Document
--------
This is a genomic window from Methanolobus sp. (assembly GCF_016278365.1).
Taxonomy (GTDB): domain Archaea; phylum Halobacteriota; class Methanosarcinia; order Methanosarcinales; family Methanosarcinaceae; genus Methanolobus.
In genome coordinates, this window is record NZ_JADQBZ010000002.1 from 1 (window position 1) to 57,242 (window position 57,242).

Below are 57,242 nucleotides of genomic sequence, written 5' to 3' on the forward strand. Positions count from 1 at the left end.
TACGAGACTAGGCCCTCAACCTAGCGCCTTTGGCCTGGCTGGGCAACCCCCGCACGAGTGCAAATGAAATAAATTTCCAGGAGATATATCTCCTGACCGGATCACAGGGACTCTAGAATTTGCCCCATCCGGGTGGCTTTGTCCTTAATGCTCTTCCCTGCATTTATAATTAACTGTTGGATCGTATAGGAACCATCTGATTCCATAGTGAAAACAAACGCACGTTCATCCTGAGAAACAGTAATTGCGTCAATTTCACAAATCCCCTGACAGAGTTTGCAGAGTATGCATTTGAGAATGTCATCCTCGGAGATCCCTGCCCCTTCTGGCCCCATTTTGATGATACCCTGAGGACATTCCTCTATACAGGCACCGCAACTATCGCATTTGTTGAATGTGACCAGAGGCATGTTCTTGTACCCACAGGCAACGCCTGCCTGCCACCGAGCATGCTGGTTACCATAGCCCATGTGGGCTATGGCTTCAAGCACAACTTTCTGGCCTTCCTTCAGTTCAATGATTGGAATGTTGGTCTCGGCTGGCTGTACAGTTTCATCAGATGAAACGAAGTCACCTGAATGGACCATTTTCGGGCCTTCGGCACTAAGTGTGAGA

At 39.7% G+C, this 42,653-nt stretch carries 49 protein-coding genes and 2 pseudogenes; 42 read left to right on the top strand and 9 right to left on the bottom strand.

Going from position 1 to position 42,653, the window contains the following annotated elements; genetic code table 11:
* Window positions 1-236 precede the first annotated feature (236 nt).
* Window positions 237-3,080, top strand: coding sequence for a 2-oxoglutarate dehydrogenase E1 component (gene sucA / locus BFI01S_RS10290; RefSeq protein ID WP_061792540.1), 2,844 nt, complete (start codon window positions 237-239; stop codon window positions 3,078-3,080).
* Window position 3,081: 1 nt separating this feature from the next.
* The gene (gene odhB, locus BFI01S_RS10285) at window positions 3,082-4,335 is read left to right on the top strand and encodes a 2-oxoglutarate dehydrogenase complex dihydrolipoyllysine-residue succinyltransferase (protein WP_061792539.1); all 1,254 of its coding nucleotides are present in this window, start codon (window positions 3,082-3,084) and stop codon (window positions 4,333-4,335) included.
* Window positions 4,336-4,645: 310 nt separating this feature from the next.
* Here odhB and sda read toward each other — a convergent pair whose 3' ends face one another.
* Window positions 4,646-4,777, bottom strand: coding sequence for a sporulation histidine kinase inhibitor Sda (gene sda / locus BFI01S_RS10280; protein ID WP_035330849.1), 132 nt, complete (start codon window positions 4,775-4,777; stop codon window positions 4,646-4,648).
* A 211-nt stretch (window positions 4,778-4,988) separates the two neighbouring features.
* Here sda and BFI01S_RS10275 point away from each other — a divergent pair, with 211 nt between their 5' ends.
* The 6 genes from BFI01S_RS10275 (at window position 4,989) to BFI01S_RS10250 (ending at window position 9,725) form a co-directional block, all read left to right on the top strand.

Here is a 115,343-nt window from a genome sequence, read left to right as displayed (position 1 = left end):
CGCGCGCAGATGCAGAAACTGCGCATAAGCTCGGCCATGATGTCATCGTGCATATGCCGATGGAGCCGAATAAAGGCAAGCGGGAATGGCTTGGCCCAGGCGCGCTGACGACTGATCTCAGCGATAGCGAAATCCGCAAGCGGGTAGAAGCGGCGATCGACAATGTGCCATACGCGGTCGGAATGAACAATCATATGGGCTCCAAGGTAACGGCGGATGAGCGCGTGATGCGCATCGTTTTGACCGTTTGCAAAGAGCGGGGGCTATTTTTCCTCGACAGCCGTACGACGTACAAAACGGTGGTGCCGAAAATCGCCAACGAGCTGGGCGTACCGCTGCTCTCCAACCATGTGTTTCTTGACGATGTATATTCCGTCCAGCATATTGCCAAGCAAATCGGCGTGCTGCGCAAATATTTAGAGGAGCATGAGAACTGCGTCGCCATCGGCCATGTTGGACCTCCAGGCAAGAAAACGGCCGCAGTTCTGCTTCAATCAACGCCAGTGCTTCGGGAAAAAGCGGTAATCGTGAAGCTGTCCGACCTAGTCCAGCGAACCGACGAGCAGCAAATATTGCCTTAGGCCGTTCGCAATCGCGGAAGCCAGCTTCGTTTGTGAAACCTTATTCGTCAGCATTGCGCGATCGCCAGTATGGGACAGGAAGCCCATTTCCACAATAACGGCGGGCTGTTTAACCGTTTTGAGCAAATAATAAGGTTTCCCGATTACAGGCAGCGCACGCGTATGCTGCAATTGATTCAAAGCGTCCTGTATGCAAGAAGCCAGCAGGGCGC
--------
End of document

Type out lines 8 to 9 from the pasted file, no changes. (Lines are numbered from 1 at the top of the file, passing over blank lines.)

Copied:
* Window positions 1-236 precede the first annotated feature (236 nt).
* Window positions 237-3,080, top strand: coding sequence for a 2-oxoglutarate dehydrogenase E1 component (gene sucA / locus BFI01S_RS10290; RefSeq protein ID WP_061792540.1), 2,844 nt, complete (start codon window positions 237-239; stop codon window positions 3,078-3,080).